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By Rob and Melissa Gunter

April 1 to May 28, 1996

Talofa from SAMOA, according to Mel

 We left Hawaii the evening of April 1st and arrived in Pago Pago, American Samoa about 10pm. This was quite an April Foolís Day for us! After clearing customs, we went out to find our host (pre-arranged by phone in Hawaii) and met Roy. Roy soon became known as the Feral American Ex-Patriot as he was from Oklahoma sometime in his hazy past but has since gone native with a wife and kids in each village. Well, we hopped into the back of his beat up pick-up and drove across the island, beautiful by moonlight, to our cabin. We stopped in the middle of nowhere-no lights, no sounds, no nothing- and he says, OK, here it is, just a little hike uphill. 45 muddy, straight uphill minutes later with no flashlight we arrived at our cabin. No lanterns about so we just fell onto our dirty army cots fully clothed. We probably would have got some decent sleep except Roy planted bamboo along the edge of the tin roof as it makes an awful racket. He does this because the Samoans hear it and think the place haunted so they stay off. It is very effective; I thought the place haunted too!!

Sunrise dawned a new and brilliant day for us. Imagine waking in a totally rustic cabin, alone, far from a village and walking out onto your balcony onto this scene. Spread far below and to both sides was a lush rain forest, interspersed with a variety of fruit trees and beautiful flowers that Roy sells. The rain forest rolls down the hill ending at a white sand beach with a deep blue ocean gently rolling in. Ahhhhh. The cabin had outdoor running water, well, at least a PVC pipe and crude knob. Note that if you shower outside, donít leave your soap, as the wild pigs will make a meal out of it. This was paradise, all for $10.00 a day. Rob and I spent time exploring, snorkeling and fishing.

After our cabin experience, we were ready for true wilderness. Again, Roy to the rescue! He took us by boat, well, a hull with motor, to a place far, far away down the coast. This time we were a dayís hike from the road, not 45 minutes. We also were in a tent under an overhang instead of a cabin and

A fresh water stream replaced our shower. Now, this place would have been true paradise except for the mosquitoes. Thousands and thousands of them, so fierce they bit in the heat of the day, while we were snorkeling 20 yards offshore. This is no joke!!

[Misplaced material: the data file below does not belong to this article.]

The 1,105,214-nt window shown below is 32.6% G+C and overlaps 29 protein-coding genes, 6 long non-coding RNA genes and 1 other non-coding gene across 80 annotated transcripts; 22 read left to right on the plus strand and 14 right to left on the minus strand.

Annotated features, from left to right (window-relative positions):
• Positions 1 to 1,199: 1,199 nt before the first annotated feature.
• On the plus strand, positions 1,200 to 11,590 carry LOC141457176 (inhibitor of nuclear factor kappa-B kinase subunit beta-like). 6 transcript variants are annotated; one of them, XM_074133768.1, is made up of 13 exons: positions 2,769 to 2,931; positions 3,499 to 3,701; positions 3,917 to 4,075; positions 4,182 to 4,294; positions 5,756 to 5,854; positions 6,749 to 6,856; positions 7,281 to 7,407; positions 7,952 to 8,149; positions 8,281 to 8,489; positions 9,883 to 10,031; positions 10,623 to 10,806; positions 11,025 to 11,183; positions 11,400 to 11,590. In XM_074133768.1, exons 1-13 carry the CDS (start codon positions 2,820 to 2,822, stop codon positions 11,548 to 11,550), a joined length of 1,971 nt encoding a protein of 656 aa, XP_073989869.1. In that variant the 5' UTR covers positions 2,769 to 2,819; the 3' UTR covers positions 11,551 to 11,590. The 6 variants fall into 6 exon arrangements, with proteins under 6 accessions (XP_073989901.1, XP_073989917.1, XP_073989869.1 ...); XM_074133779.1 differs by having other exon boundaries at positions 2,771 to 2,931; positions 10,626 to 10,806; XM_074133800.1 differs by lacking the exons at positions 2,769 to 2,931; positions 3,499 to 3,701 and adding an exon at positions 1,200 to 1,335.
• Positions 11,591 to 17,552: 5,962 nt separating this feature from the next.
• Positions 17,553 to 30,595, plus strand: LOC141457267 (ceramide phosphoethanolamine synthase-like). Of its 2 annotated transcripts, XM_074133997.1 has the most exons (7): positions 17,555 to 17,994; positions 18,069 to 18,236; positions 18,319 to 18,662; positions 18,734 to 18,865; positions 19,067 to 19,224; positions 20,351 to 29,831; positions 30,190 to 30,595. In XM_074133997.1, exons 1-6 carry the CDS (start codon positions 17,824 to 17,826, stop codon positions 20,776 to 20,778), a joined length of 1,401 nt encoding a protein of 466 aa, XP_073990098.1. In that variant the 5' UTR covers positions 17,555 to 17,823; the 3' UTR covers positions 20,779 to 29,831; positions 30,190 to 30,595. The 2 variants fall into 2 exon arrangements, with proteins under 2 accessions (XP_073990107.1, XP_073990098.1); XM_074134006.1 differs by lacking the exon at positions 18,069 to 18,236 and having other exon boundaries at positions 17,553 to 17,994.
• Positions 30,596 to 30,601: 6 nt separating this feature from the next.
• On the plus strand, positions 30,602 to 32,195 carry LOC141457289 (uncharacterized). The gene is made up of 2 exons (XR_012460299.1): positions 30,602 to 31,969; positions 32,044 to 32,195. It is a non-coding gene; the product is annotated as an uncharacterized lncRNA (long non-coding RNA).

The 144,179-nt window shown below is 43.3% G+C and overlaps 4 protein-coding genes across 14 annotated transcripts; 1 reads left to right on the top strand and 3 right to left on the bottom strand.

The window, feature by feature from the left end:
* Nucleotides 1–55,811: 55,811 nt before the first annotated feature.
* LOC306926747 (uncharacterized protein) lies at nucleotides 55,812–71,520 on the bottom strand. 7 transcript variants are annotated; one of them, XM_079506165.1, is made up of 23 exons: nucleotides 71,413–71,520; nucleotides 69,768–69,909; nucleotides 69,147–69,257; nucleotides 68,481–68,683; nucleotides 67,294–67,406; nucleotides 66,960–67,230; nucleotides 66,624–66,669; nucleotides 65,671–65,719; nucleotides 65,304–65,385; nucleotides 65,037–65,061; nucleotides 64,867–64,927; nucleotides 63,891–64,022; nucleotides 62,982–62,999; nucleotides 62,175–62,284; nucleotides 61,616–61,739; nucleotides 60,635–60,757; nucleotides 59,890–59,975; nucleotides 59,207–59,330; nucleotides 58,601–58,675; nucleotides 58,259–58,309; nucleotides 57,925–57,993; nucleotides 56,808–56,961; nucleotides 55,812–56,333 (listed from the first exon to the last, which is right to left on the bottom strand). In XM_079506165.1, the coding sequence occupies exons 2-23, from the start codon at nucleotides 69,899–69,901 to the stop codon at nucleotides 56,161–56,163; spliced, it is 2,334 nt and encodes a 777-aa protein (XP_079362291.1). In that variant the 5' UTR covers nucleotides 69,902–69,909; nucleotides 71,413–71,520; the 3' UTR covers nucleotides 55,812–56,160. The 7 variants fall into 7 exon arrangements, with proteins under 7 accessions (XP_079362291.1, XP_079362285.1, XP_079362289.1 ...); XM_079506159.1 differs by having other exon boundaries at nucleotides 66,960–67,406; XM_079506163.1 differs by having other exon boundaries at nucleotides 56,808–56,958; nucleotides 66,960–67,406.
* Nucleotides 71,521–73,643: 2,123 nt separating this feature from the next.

We stayed there 5 days, 5 hellish, hot, mosquito ridden days. We did see a baby shark and octopus while snorkeling and that was pretty neat. The last day Roy was due to pick us up early-8am or so and we were up and packed before dawn. 9am, 10am, noon, 2 pm, 3 pm-no Roy. We were upset, no mad, OK-really, really ticked and we got ugly fast. I canít repeat the things we said about Roy but they werenít nice. We decided, around 3:30 to hike out and about 4 pm (soaking wet from the high tide we had to go through) off in the distance comes the hull. Iíve never been so happy. Home-sweet-home, back at the cabin.

On the 11th we flew from Pago Pago to Apia, Western Samoa. No big news here, we saw Robert Louis Stevensonís grave, explored Apia and went on a good scuba dive. On the 16th we took a ferry to heaven, uh, Savaii. This is the second largest island in WS and it felt as if we had passed into another time. After a frightening bus ride, they put 30 plus people on a 16-seater bus. With bags of live pigs and chickens, we arrived. We stayed at a village run place that provided fales (fales are open air traditional huts), 3 meals a day, white sand beach and turquoise water 15 paces from our door. For all of you slaving away right now, Iím sorry to report but I LOVED this place. Sleep eat, walk on beach, snorkel, lie in sun, drink beer by the sea- man, we had it rough. The cherry on top of the cake was that all the other travelers there were great. The village even gave us all a traditional fia-fia night with a feast and music and dancing. Youíd have to pay me a mint to disclose this place Ďcause Iím going back someday and I pray it stays the same.